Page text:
This week we will be exploring a theme: that business is both scientific and human, but that it has become far too much the former, and far too little the latter. We began it yesterday by pointing out Martin Luther King’s profound focus on relationship to others.
The title of this blogpost is a quote from Phil McGee, who writes his own intensely autobiographical blog, MyTruthSite.com. It’s one of his meatier nuggets, and I had occasion to use it last week.
I met with an acquaintance–Susan–who is in the middle of a large and complex initiative, putting together a consortium of independent players. The group is long on vision and expertise, but short on tactical how-to and make-it-happen ability. That’s where she comes in.
As we talked, she told me of her concerns about roles, timing and execution. We’d had this conversation before. She is probably about 90% right about it all, but has become frustrated with her inability to generate movement. "It’s like pushing on a string," she said, and she’s not wrong. Meanwhile, she was feeling unappreciated, unheard and unhappy.
What Problem Are We Trying to Solve?
But this time, as we talked, another level of the issue became clear to us both. No one was going to do what Susan was suggesting needed doing. No one, that is, except her. In fact, probably no one else could do it–only she had the skills and perspective to make it happen.
We reframed the question from "how to get others to do…" to why she shouldn’t do it herself. I asked her just that: what are you afraid of? She is honest and reasonably self-aware. She reflected just a moment and said, "I guess I’m afraid it might not work, and others would blame me."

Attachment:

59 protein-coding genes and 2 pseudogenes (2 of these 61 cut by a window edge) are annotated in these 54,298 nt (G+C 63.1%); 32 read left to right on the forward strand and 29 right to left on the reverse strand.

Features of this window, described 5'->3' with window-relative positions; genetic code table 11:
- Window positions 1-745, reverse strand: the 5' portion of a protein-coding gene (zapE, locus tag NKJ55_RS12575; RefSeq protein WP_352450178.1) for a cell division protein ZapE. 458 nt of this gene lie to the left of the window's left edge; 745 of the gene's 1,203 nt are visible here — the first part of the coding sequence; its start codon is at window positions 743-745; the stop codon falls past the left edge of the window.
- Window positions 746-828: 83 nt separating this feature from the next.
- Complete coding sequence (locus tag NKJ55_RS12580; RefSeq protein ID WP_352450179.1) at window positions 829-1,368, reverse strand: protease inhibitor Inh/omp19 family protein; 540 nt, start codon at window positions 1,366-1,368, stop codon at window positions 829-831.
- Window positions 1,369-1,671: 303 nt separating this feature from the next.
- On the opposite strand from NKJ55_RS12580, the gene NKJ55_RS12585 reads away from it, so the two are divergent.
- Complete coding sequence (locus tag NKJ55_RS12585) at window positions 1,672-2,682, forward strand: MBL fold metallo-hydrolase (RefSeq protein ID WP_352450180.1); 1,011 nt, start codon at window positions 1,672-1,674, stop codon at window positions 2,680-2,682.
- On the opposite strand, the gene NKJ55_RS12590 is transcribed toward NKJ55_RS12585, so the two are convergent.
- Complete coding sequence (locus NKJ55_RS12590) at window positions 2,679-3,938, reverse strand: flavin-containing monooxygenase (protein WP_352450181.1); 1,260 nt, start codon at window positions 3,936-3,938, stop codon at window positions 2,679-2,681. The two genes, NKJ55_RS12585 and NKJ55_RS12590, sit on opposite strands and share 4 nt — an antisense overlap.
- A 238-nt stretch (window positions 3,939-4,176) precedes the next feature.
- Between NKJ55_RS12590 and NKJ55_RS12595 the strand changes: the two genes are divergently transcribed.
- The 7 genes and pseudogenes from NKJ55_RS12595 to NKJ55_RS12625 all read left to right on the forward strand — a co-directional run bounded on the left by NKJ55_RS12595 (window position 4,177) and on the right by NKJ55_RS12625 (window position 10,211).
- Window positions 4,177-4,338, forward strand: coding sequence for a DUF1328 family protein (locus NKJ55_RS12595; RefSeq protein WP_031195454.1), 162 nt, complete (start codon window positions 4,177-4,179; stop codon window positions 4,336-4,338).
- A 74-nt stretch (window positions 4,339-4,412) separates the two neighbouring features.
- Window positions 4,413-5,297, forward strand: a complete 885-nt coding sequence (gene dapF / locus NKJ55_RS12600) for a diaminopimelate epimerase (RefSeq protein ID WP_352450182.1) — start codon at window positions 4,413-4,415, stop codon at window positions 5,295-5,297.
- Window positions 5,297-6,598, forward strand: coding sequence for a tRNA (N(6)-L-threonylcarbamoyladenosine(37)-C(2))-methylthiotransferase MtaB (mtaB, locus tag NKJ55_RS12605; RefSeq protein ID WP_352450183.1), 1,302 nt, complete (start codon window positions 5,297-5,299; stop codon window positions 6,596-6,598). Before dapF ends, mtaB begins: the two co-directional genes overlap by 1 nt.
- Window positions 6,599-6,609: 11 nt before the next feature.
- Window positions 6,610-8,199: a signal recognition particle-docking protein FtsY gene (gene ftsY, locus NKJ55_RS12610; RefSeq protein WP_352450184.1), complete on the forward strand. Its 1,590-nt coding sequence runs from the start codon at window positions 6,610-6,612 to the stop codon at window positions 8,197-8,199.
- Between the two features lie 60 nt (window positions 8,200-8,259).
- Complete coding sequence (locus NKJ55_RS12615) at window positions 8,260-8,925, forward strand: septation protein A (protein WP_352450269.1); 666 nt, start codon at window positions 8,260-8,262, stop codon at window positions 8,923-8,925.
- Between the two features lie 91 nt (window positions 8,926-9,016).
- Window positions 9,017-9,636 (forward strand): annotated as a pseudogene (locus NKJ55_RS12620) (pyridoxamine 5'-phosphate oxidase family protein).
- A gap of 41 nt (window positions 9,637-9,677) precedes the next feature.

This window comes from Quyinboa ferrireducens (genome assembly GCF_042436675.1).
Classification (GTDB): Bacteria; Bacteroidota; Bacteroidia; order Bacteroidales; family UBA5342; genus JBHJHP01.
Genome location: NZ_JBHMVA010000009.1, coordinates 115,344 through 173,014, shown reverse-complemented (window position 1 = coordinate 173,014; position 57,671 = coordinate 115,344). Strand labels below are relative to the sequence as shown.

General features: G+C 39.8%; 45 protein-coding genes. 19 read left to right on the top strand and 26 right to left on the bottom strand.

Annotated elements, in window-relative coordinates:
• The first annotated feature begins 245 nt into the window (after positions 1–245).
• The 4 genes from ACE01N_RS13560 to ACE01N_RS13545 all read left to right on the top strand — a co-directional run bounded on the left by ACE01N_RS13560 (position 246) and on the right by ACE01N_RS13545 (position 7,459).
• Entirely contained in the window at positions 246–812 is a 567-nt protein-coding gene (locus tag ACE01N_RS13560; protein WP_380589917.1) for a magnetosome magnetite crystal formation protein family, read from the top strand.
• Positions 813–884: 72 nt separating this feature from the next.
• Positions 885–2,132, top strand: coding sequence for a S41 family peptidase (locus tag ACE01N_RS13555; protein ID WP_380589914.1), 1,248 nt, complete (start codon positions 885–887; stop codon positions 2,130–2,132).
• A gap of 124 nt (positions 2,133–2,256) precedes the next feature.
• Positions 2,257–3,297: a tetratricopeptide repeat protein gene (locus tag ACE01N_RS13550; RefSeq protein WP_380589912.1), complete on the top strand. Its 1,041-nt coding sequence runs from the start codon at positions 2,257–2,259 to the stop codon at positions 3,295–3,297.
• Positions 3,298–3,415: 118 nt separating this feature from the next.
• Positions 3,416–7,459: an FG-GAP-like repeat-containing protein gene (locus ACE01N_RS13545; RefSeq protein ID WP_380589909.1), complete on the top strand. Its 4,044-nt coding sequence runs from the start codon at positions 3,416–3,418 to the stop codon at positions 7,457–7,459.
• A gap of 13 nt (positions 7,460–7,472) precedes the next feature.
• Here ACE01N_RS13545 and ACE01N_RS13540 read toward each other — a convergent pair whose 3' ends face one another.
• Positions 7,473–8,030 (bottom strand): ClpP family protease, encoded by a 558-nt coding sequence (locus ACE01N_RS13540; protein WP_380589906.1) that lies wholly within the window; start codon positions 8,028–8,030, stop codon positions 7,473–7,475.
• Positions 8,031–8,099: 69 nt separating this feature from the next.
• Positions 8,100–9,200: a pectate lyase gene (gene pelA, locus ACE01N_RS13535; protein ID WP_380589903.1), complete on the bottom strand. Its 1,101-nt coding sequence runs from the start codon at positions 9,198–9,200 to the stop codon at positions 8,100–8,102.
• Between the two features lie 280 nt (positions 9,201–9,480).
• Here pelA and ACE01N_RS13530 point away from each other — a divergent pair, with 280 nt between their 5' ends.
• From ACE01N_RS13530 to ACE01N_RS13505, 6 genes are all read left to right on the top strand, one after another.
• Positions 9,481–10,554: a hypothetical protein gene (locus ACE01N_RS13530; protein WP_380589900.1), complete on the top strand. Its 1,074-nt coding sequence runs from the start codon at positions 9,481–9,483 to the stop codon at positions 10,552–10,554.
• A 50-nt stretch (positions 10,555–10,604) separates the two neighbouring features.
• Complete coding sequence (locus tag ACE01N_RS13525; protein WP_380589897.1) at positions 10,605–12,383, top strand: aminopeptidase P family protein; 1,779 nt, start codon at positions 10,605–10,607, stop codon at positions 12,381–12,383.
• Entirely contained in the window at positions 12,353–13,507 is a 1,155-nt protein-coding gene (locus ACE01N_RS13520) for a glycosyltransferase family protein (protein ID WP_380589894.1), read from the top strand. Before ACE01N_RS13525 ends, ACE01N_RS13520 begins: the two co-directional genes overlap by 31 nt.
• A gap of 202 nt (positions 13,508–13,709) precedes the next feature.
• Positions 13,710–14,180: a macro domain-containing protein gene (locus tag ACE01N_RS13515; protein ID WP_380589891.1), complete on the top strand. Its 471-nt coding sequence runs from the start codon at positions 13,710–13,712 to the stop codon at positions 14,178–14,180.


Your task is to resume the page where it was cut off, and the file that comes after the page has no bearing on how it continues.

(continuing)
"And?" I asked. She answered the question. "I guess there are no guarantees, and someone has to own the risk. And if others blame me–well, if I have involved them along the way, then I guess I can live with that. Blame would be their problem, I don’t need to own it." Case closed.
Blame and Freedom
Susan had been blaming others for the team’s inaction. That had deflected her attention from being responsible for her own contribution. Once she stopped blaming and took responsibility, she freed herself–from the fear of other-imposed guilt. In retrospect, Susan herself held the keys. She and only she could stop the cycle, and could do so just by assuming her part in the whole drama.
Blame is captivity, responsibility is freedom. Susan freed herself, and she didn’t do it with processes or incentives, rules or regulations. She did it by identifying what she was and was not responsible for. That’s pretty personal stuff. But as McGee says, most of business is just personal.